she should be earning a full-time salary as a nurse and attributed her with such. It
was not an abuse of discretion to award maintenance for a fixed period, nor to
require more maintenance to be paid until Mother can find full-time employment.
Regarding the terms of the maintenance payments, this court does
agree that it is somewhat uncommon that maintenance should continue if Mother
remarries or Father dies. But, the trial court awarded maintenance for a fixed
period of ten years, and thus it is not an abuse of discretion to require Father to pay
if Mother remarries or in the event of his death. Were the maintenance open-ended
and permanent, this would be an entirely different story.
Father next argues that the trial court erred in not reimbursing him
equity from the sale of the parties’ Lake Forest home, claiming that it was
Mother’s decision to sell the home to obtain a lower mortgage payment. He states
that the parties split the equity in the home but that Mother should reimburse him
half of the realtor’s commission for the sale, because it was her decision to sell the
house. We agree with Mother that Father is now estopped from any claim to the
realtor’s commission because he agreed to sell the home in the Partial Property
Settlement Agreement and knew at the closing that a realtor’s fee was involved.
The trial court did not abuse its discretion in not awarding him repayment of any
Father argues that the trial court improperly assigned debts to him,
specifically in assigning debts that Mother incurred after he filed for divorce.
Father was paying maintenance, child support, was paying the mortgage on
Mother’s residence, and had paid off all prior debts after selling the couple’s house
in Virginia. We agree that the court improperly allocated Mother’s debt incurred
after the separation to Father. This amounts to an abuse of discretion. Thus, we
reverse the portion of the order instructing Father to pay for the Sears MasterCard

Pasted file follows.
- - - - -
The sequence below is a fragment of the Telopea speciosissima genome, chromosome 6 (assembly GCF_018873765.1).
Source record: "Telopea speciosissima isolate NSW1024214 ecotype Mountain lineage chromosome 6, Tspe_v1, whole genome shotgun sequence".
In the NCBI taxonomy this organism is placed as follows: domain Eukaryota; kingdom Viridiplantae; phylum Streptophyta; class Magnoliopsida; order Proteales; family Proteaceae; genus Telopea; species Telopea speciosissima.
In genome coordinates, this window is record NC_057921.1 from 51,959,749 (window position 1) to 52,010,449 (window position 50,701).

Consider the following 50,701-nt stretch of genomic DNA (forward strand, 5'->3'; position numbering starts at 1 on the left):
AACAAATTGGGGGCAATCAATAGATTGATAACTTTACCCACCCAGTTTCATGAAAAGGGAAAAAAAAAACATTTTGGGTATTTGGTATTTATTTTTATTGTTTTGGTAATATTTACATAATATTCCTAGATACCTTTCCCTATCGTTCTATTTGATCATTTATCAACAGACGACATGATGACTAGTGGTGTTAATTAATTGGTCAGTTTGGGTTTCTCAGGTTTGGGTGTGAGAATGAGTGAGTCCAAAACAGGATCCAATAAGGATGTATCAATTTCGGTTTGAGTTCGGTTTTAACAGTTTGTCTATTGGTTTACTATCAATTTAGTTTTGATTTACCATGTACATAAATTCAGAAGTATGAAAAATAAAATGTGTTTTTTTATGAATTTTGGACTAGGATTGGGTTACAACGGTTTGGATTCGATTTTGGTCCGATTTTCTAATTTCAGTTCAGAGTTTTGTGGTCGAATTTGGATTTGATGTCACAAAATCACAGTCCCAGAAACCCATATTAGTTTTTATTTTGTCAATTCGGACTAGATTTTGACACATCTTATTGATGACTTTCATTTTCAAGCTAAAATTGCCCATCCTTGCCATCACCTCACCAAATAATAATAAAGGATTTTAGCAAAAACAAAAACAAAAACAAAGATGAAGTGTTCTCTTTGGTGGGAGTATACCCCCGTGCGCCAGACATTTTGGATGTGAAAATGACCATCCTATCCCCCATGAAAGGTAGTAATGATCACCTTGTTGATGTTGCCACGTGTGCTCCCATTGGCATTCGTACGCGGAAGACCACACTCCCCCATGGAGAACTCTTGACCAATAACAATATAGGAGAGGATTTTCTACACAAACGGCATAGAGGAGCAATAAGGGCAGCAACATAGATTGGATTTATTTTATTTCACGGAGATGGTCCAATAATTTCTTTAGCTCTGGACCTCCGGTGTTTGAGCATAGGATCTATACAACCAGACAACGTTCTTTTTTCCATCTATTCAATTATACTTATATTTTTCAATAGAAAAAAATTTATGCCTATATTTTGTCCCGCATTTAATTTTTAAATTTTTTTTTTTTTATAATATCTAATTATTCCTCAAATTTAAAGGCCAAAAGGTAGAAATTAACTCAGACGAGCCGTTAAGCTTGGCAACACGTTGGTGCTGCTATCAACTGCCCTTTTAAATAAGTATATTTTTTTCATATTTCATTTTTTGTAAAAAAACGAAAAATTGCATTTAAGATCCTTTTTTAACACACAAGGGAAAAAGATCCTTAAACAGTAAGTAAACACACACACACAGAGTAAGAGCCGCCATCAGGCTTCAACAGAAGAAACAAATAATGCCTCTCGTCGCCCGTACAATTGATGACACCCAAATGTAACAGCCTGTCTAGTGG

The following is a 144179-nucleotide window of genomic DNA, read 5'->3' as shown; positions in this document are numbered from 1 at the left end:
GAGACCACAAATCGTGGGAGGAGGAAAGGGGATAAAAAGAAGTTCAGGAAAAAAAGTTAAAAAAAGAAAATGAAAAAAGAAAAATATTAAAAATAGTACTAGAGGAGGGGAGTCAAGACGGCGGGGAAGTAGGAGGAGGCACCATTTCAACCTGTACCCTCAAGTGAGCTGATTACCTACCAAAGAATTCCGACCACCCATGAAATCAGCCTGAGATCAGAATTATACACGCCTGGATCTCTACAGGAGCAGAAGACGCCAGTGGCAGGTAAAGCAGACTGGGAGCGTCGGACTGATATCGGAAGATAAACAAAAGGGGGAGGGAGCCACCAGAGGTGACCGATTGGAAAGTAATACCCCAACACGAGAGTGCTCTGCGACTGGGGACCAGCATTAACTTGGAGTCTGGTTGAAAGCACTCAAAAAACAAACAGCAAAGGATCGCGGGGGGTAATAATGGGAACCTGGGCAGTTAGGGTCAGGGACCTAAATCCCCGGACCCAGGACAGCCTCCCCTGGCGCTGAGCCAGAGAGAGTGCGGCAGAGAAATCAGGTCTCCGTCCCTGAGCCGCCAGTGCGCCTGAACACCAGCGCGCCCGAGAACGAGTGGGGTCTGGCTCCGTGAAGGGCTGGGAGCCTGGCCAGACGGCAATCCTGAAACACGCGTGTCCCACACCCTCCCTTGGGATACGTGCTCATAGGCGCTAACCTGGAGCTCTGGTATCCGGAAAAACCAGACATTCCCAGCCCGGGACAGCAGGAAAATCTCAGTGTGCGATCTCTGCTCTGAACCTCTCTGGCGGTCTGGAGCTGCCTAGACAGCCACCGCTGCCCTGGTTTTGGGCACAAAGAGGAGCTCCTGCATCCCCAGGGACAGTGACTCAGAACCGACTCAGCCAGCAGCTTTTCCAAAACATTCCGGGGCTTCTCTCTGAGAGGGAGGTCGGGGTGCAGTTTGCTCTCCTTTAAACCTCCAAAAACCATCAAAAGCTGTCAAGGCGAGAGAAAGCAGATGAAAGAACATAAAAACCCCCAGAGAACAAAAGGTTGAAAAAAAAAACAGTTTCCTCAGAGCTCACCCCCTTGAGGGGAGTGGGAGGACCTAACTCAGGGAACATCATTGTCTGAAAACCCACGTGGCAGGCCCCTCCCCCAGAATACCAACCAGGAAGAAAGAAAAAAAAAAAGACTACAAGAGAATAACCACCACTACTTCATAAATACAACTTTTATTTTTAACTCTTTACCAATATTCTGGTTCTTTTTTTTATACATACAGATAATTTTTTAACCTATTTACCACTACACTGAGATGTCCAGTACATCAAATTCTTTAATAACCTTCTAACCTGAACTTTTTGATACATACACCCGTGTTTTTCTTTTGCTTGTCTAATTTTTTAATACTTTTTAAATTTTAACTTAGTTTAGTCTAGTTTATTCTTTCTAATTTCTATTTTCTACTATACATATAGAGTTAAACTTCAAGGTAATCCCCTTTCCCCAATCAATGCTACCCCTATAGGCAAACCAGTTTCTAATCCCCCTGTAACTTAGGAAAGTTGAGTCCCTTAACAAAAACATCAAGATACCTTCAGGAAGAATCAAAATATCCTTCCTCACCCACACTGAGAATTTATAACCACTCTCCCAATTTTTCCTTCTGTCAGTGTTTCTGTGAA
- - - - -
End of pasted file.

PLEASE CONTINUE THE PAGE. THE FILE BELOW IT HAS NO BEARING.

($7,366.04), the Visa ($5,287.65), the AFBA Life Insurance ($54.00), and Dr.
Terry Hagan’s bill ($650.00), and order that the Mother pay the debts incurred by
her after the filing for divorce.
Finally, Father argues that the court erred in requiring him to pay for
Mother’s attorney’s fees. We agree. While the trial court does have discretion
under KRS 403.020 to order a party to pay for reasonable costs of the other party,
the court may not abuse its discretion in making such a ruling. Here, Father and
Mother received equity from the sale of their home in Virginia, of which Mother
received $15,000 and Father $10,000. The parties initially agreed that this was so
that Mother could hire an attorney for the upcoming divorce. Furthermore, Father
was paying maintenance, child support, and the mortgage payments on the Lake
Forest home. Essentially, Mother was not contributing anything financially to
support herself. Furthermore, the parties split up the children’s college fund and
Mother used part of this to pay her attorney’s fees. We find that given the
payments of all bills by Father, the maintenance and child support payments, as
well as the division of various marital properties, Mother could pay her own
attorney’s fees. We further agree that Father should not be required to pay for five
different attorneys, especially where it appears that things were drawn out for long
periods of time due to heated emotions. Thus, we find the court’s ruling that
Father pay $10,736.40 for Mr. Deeb’s attorney fees and the fees of the other
attorneys involved in the case to be an abuse of discretion, and we reverse this
portion of the order accordingly.
For the foregoing reasons, the findings of fact and conclusions of law
of the Jefferson Circuit court are reversed in part and affirmed in part.
NICKELL, JUDGE, CONCURS.
HENRY, SENIOR JUDGE, CONCURS IN PART AND DISSENTS
IN PART AND FILES SEPARATE OPINION.
HENRY, SENIOR JUDGE, CONCURRING IN PART AND
DISSENTING IN PART: While with the benefit of hindsight it might appear to us
that the attorney fee award in this case was somewhat excessive, the test we are
required to employ is whether or not the trial court abused its discretion. I cannot
agree that there was an abuse of discretion in the award of fees in this case, and I
would therefore affirm the trial court on that issue. In all other respects I concur
with the majority opinion.
BRIEF FOR APPELLANT:
BRIEF FOR APPELLEE, G. H.
Elmer J. George